A visual analysis of gender bias in contemporary anatomy textbooks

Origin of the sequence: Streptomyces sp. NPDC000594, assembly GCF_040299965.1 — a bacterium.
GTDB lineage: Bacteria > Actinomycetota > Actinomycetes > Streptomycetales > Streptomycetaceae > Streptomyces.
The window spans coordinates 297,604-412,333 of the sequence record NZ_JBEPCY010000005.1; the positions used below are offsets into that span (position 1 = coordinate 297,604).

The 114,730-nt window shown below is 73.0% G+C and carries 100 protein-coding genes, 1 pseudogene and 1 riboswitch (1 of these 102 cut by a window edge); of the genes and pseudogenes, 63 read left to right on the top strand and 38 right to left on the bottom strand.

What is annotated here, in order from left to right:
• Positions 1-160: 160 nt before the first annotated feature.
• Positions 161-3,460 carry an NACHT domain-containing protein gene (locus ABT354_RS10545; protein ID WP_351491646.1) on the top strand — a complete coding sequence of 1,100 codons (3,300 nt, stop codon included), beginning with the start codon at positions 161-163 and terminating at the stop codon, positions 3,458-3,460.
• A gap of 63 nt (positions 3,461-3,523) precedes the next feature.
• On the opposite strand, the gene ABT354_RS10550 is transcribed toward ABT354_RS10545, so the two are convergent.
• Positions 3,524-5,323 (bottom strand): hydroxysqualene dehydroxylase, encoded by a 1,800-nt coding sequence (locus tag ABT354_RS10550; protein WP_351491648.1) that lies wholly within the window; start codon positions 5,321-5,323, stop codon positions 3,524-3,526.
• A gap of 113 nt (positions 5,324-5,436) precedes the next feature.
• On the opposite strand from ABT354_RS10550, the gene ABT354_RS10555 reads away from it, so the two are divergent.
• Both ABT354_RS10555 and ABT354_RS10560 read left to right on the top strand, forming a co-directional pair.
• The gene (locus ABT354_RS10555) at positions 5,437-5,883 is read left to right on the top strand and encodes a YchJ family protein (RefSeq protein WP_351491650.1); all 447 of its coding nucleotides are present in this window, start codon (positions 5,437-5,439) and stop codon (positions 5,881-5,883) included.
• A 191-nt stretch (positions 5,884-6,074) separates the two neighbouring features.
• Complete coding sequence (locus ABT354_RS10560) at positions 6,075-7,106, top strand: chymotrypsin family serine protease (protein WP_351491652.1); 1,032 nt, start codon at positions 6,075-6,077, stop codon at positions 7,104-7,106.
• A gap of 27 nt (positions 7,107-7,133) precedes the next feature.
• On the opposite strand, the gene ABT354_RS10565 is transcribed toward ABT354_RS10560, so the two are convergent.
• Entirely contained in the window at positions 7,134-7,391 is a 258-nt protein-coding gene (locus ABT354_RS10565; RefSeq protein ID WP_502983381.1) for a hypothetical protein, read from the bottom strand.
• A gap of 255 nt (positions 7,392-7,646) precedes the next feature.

Empirical research has linked gender bias in medical education with negative attitudes and behaviours in healthcare providers. Yet it has been more than 20 years since research has considered the degree to which women and men are equally represented in anatomy textbooks. Furthermore, previous research has not explored beyond quantity of representation to also examine visual gender stereotypes and, in light of theoretical advancements in the area of intersectional research, the relationship between representations of gender and representations of ethnicity, body type, health, and age. This study aimed to determine the existence and representation of gender bias in the major anatomy textbooks used at Australian Medical Schools. A systematic visual content analysis was conducted on 6044 images in which sex/gender could be identified, sourced from 17 major anatomy textbooks published from 2008 to 2013. Further content analysis was performed on the 521 narrative images, which represent an unfolding story, found within the same textbooks. Results indicate that the representation of gender in images from anatomy textbooks remain predominantly male except within sex-specific sections. Further, other forms of bias were found to exist in: the visualization of stereotypical gendered emotions, roles and settings; the lack of ethnic, age, and body type diversity; and in the almost complete adherence to a sex/gender binary. Despite increased attention to gender issues in medicine, the visual representation of gender in medical curricula continues to be biased. The biased construction of gender in anatomy textbooks designed for medical education provides future healthcare providers with inadequate and unrealistic information about patients.
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